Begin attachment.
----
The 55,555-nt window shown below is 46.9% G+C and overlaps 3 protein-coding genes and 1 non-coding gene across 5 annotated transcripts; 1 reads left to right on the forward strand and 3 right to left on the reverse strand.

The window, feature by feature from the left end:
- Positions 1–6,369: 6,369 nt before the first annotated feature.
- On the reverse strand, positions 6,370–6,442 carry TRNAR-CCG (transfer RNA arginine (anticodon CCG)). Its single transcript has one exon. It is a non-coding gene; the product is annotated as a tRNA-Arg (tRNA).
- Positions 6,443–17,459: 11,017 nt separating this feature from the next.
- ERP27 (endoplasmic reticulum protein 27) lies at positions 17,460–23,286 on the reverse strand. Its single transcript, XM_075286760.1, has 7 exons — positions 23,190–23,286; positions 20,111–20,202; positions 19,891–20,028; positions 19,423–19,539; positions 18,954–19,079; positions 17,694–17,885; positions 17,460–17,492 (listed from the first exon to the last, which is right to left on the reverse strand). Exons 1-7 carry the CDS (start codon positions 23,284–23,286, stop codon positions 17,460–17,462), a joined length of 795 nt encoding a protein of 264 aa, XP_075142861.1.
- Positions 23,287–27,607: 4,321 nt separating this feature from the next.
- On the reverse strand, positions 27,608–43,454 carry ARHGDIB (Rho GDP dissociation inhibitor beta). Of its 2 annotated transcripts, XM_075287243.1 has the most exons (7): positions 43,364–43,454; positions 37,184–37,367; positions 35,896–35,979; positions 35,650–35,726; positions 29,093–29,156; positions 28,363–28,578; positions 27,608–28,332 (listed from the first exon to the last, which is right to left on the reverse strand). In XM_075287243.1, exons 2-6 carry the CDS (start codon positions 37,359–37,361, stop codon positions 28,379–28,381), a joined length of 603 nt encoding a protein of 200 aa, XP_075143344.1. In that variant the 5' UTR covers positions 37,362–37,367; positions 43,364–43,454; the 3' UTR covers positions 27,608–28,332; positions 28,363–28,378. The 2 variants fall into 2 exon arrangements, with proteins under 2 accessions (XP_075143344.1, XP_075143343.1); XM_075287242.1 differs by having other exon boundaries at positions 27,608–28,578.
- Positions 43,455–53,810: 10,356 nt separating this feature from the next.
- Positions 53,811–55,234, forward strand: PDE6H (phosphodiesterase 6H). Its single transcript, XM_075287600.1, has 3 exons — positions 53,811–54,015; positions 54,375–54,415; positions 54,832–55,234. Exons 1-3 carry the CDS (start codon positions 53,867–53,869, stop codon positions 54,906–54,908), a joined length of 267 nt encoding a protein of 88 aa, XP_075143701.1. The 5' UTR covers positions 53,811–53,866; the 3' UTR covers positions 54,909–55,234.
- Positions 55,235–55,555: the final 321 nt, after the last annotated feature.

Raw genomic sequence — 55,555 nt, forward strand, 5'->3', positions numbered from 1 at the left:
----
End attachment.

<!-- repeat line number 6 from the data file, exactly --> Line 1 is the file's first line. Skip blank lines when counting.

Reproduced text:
- ERP27 (endoplasmic reticulum protein 27) lies at positions 17,460–23,286 on the reverse strand. Its single transcript, XM_075286760.1, has 7 exons — positions 23,190–23,286; positions 20,111–20,202; positions 19,891–20,028; positions 19,423–19,539; positions 18,954–19,079; positions 17,694–17,885; positions 17,460–17,492 (listed from the first exon to the last, which is right to left on the reverse strand). Exons 1-7 carry the CDS (start codon positions 23,284–23,286, stop codon positions 17,460–17,462), a joined length of 795 nt encoding a protein of 264 aa, XP_075142861.1.